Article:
Embrace Gradual Experimentation

Incorporating the West into a Civil War and Reconstruction course will necessarily require some trial and error. Rather than attempting to overhaul an entire course in one semester or quarter, consider gradually reworking a handful of lectures to include more western material, or insert a few additional western readings into the mix at critical points. Repeat the process every time you teach the class. After just a few iterations, the West will become a robust and natural part of the class content. The familiar North/South axis that once stood at the heart of the course will gradually give way to a national, continental, narrative of the Civil War and Reconstruction.

[1] Kevin Waite, “Jefferson Davis and Proslavery Visions of Empire in the Far West,” Journal of the Civil War Era 6, no. 4 (2016): 536 – 65; Megan Kate Nelson, “The Civil War from Apache Pass,” in ibid., 510 – 35.

[2] Pekka Hämäläinen, “Reconstructing the Great Plains: The Long Struggle for Sovereignty and Dominance in the Heart of the Continent,” in ibid., 481 – 509.

[3] I recommend assigning C. Joseph-Genetin Pilawa, Crooked Paths to Allotment: The Fight Over Federal Indian Policy after the Civil War (Chapel Hill: University of North Carolina Press, 2012), which analyzes Parker’s critical role in postwar Indian affairs.

Stacey L. Smith

Stacey L. Smith is an associate professor of history at Oregon State University. She is the author of Freedom’s Frontier: California and the Struggle over Unfree Labor, Emancipation, and Reconstruction (UNC Press, 2013) which won the inaugural David Montgomery Prize from the Organization of American Historians and the Labor and Working-Class History Association. She is currently completing a book on African American civil rights activists who migrated to the Pacific Coast of North America in the middle of the nineteenth century.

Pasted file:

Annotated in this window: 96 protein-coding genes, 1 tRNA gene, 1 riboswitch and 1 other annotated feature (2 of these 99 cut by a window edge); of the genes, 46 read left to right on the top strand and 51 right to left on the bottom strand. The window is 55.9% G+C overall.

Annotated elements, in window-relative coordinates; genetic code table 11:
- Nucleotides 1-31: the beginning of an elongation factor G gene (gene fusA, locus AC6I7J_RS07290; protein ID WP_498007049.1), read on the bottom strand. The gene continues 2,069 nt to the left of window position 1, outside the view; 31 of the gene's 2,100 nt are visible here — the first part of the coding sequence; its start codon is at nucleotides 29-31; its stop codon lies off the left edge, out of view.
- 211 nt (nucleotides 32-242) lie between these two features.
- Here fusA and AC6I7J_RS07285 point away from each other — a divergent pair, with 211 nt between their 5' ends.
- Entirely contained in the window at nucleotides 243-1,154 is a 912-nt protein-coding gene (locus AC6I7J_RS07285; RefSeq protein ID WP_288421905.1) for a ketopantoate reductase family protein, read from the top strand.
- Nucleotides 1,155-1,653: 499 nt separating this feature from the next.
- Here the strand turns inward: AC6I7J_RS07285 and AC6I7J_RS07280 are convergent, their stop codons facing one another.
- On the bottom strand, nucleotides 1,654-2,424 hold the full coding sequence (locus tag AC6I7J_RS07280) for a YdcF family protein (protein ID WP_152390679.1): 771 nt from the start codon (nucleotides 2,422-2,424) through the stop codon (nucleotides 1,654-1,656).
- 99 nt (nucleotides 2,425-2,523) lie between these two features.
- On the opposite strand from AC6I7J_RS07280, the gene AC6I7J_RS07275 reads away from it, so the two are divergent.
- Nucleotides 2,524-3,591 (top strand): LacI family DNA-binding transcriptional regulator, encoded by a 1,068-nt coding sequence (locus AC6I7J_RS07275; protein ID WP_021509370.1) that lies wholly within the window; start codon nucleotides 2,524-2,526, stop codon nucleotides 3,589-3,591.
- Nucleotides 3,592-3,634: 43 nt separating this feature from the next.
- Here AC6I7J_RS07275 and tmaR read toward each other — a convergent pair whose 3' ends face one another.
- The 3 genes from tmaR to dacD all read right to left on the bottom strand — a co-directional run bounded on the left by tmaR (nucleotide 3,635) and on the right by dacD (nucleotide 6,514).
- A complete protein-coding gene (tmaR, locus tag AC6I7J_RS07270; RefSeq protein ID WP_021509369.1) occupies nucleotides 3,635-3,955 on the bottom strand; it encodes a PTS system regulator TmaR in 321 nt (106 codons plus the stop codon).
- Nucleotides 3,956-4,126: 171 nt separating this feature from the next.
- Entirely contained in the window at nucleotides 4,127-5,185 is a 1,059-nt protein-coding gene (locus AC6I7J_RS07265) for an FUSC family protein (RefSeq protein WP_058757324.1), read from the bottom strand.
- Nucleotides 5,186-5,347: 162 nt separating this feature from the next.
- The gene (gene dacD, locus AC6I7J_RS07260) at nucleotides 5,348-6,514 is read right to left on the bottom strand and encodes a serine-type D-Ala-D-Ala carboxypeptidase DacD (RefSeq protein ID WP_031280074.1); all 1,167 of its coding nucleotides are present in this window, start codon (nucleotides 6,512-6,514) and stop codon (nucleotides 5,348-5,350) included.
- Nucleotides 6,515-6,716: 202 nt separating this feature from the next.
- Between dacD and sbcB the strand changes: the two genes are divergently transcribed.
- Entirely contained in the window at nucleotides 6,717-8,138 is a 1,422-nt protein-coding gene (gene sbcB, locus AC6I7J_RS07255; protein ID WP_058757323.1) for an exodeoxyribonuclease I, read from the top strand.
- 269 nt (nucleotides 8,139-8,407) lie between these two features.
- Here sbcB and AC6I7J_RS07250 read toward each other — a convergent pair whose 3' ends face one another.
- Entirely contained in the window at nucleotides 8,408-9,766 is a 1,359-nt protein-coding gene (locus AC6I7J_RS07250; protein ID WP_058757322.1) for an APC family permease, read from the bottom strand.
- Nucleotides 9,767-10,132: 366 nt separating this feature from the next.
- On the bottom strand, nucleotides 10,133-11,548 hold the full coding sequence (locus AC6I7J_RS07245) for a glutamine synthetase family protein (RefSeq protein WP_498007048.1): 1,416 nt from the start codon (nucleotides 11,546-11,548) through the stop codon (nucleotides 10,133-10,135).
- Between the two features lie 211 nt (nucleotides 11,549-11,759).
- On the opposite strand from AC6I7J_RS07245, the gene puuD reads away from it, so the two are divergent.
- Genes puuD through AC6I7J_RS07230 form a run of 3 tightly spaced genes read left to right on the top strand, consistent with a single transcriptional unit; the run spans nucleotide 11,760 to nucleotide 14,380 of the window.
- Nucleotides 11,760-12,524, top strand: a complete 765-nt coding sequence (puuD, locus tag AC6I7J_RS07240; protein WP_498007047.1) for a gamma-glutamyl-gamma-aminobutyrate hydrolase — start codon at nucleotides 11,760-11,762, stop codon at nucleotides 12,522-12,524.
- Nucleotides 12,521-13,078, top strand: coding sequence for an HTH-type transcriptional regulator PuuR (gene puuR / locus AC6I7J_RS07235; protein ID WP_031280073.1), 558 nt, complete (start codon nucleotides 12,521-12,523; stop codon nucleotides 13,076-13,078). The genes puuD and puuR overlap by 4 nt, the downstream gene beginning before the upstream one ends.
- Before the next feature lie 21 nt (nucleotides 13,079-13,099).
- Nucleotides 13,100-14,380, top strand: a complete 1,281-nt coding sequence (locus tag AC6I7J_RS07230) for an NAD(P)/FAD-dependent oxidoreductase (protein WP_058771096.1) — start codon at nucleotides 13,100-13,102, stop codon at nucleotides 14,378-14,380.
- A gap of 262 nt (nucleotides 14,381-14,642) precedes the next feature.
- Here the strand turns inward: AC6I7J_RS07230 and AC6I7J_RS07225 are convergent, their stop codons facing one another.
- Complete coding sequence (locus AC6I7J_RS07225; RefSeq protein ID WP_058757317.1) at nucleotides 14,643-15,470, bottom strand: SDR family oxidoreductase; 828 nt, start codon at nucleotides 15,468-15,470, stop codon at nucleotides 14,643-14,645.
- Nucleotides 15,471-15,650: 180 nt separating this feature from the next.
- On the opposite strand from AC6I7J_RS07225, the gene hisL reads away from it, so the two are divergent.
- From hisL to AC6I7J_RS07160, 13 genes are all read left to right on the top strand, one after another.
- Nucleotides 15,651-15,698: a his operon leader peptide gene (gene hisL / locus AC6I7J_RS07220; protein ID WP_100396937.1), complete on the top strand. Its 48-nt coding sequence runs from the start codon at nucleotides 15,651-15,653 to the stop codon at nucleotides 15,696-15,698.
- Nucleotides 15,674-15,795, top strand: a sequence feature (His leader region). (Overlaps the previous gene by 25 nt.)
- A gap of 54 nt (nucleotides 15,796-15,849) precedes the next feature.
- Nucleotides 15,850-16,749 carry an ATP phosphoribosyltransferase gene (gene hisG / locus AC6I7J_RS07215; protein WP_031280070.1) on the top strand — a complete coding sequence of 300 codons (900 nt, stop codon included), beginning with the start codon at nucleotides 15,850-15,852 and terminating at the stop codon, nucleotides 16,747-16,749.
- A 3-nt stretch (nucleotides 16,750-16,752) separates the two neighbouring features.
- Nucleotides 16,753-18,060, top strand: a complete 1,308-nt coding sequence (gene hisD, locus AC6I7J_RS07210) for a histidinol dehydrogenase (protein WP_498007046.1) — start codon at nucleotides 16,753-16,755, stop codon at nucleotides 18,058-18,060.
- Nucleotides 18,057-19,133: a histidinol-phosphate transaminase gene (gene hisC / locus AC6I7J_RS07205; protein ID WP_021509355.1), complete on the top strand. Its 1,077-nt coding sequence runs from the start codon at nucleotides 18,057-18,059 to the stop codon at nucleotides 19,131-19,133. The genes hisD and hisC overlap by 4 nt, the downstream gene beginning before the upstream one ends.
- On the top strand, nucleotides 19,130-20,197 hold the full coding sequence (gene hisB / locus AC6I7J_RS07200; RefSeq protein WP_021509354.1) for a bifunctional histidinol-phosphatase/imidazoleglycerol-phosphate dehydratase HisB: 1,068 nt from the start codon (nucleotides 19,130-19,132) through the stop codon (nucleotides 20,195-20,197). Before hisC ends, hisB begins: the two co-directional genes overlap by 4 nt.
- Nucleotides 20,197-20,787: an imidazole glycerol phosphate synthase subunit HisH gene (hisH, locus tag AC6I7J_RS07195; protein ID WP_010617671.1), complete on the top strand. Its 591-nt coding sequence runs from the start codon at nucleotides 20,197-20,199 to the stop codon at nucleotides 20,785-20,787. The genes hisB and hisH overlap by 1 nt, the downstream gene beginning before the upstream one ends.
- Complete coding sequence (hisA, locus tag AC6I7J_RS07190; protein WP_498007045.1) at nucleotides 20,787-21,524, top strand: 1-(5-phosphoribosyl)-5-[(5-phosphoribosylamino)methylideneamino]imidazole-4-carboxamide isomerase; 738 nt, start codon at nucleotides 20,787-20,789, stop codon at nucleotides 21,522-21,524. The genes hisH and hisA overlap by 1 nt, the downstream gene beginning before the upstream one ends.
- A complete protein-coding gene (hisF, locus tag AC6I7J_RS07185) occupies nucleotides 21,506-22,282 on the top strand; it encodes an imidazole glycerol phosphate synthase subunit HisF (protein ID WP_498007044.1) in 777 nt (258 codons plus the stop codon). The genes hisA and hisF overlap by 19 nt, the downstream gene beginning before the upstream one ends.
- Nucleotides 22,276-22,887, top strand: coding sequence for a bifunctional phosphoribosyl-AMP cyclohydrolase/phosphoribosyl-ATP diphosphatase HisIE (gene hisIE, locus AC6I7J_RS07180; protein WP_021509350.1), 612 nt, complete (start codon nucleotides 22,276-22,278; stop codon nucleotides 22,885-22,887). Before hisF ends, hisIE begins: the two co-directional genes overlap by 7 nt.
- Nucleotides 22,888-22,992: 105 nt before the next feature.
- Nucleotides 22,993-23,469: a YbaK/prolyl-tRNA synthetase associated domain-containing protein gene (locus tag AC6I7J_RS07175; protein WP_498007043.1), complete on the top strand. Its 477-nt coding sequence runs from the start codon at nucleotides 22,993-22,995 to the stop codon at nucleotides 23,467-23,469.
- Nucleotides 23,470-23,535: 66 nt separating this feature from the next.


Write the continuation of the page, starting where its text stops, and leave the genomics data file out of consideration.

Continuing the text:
#TBT: YA Novels Take Teens Back to the Civil War and It. Is. Awesome.

At some point, a stereotypically boring Social Studies teacher probably made you read The Red Badge of Courage, Across Five Aprils, or Rifles for Watie. There’s nothing wrong with these books. They tell compelling stories through teenage eyes that give very accurate accounts of various Civil War experiences. I have used them in my own classroom. But these novels are, for lack of a better term, old. That doesn’t make them unnecessary—far from it. It’s just a fact that begs this question: what are the modern equivalents of these time-honored classics? What themes are more recent works exploring, and how do the stories reflect contemporary notions of the Civil War?
To answer that, I’ve reviewed a handful of Middle Grade and Young Adult Civil War books from the last ten or so years ranging in topic and presentation. This is by no means a comprehensive list, but a light survey that caught my eye as an 8th Grade History teacher and YA author who spends considerable time teaching the event and writing for the target audience.

Unique Presentations of Slavery and Race

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“Day of Tears,” Image courtesy of Hyperion Books, 2005.

Lester, Julius. Day of Tears: A Novel in Dialogue. New York: Hyperion Books for Children, 2005

This middle grade novel retells the true and horrible story of “The Weeping Time”, the largest slave auction ever held in American history on March 2 and 3 of 1859. The play format gives the reader a front-row seat to the emotions and motivations of each principal character: the indebted plantation owner, Pierce Butler, who mourns the loss of his property—just not enough to keep them; his two daughters, who witness the horror with varied responses; and most notably the young house slave Emma, Lester’s hero, who has no idea that she will appear on the auction block.
Lester creatively peppers the novel with time-hopping interludes that show each character’s future self reflecting back on that horrible day—how it scarred and changed them. Though gut wrenching and vivid, Lester doesn’t leave us in tears: Emma escapes to Philadelphia and eventually onto Canada. True, her husband later dies while fighting in the Civil War, but Emma has her own children, and ends the novel poetically sharing her life story with her granddaughter, over tea. Still, sorrow remains the constant theme of this book, specifically divine sorrow: the torrential rain of that March day was, as Emma’s father says, “God’s tears”.